Costs rise for Lough Atalia roadworks

Work to begin in March but fears exist over delays until the autumn

The cost of roadworks at Lough Atalia, due to begin in March, has risen to more than €2 million following the discovery of significant fuel contamination of the road under the Lough Atalia bridge.

In further bad news for planned works, which includes re-aligning and lowering the section of the road under the bridge, there isnow a shortfall in funding of €500,000 and this money is required from the Department of Transport.

The Galway City Council’s director of services for transport Joe O’Neill said Minister Pascal Donohoe was due to make a decision on the funding before the end of this month.

At Monday's city council meeting, Mr O’Neill said if the work, which will take approximately 12 weeks, did not begin by March it would have to be delayed until autumn as the local authority did not want it taking place over the busy summer period.

“We had hoped to get this work done before Christmas, but the issue

arose in relation to the cost of the project,” he said. “The feedback we are getting from the Department of Transport is positive. I’d be reasonably confident the work will get the green light.

“However if we do not get a decision by the end of this month, it may unfortunately have to be put off until autumn. We don’t want to do that, but there has to be the least disruption possible. It would have to be finished by June.”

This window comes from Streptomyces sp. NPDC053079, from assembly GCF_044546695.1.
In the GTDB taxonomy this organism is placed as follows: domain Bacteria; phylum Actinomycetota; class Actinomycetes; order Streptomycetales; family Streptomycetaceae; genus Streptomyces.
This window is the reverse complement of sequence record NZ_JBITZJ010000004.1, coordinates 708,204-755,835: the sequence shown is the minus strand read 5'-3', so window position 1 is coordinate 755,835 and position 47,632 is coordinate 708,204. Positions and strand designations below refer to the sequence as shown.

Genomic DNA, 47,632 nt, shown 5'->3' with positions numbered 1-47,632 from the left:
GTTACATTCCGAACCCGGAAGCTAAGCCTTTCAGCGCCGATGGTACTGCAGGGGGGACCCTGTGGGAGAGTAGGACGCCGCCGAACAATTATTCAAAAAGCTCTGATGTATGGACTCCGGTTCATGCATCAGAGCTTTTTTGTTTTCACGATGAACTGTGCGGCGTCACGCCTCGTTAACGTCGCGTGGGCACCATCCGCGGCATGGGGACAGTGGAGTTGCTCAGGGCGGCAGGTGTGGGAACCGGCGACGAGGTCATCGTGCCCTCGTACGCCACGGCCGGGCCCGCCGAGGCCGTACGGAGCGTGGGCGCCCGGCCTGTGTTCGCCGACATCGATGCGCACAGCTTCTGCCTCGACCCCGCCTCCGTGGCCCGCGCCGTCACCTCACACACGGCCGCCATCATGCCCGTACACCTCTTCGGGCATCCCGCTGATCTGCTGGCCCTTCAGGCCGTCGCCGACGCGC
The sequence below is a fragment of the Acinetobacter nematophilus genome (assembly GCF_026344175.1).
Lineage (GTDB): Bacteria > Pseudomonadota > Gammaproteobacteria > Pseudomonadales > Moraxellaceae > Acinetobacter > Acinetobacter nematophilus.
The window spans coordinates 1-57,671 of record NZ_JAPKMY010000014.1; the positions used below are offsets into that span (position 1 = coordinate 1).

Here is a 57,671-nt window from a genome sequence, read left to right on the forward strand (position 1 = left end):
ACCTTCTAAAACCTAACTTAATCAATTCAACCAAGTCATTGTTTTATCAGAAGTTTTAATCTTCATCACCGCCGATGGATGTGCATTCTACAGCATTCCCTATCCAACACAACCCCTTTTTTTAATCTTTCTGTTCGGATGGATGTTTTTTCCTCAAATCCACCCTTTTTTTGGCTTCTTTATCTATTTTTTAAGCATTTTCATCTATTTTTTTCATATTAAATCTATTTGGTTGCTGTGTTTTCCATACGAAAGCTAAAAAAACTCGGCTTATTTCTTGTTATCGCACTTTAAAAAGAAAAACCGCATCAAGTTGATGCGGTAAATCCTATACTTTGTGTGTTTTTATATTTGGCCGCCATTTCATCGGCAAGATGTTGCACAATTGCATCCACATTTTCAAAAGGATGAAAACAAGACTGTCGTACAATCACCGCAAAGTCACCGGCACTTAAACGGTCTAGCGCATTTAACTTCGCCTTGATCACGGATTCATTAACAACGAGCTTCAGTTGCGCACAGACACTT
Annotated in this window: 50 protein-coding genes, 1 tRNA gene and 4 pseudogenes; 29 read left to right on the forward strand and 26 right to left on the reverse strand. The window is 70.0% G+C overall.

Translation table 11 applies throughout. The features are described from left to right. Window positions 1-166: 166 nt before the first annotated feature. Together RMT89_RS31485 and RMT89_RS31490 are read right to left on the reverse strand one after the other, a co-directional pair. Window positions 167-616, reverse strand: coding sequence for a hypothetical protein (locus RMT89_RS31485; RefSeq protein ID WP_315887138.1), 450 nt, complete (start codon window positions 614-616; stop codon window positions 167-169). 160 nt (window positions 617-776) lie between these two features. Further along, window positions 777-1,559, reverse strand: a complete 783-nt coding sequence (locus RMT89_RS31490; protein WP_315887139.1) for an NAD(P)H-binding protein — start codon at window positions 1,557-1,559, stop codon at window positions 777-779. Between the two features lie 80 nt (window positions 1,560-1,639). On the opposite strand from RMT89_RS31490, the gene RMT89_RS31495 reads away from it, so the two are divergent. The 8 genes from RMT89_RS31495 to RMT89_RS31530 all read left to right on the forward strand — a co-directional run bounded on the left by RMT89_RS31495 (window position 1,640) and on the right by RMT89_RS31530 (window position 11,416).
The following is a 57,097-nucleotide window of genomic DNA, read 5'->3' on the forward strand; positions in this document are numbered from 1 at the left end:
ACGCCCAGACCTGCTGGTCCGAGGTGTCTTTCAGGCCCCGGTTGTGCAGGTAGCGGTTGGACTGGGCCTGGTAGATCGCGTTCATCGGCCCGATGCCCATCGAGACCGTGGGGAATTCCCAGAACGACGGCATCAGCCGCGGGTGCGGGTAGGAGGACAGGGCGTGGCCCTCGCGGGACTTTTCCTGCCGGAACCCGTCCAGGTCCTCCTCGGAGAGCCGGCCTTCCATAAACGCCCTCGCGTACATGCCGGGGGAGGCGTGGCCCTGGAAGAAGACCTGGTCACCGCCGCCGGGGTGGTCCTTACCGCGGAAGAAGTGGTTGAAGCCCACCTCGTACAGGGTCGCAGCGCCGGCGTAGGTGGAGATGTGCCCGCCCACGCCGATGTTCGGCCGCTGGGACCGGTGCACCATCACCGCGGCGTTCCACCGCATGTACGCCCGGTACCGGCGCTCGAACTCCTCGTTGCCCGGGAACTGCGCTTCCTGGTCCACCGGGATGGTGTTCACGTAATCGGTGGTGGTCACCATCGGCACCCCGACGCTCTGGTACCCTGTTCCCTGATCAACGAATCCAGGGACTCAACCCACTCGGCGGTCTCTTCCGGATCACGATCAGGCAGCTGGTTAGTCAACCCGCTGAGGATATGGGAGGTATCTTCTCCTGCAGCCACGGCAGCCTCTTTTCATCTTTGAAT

When asked why staff could not work on a 24 hour basis to finish the project in a quicker timeframe, council chief executive Brendan McGrath said work could not take place between the hours of 11pm and 7am due to the proximity of local residents and the nearby Radisson hotel.

A number of councillors enquired if there were any plans to investigate who was responsible for the contamination. Fine Gael councillor Pearce Flannery said whoever caused the problem should be taken to task.

“Are there any plans to identify the person who caused this damage, to follow up on them?" he asked. "There has to be a culprit. Whoever did this should be held accountable.”

Joe O’Neill said the council was unaware as yet to the cause of the pollution.

“It might be difficult to pinpoint the cause as it’s highly possible it has been there for a number of years," he said, "but if we do become aware of where it came from and there are grounds for taking action under soil pollution acts, we will do so.’’

Labour councillor Neil McNeilus said the surface of the road under the bridge was in a very poor condition. He wondered if that issue could be addressed in the interim, while the wait for the roadworks to begin continues.


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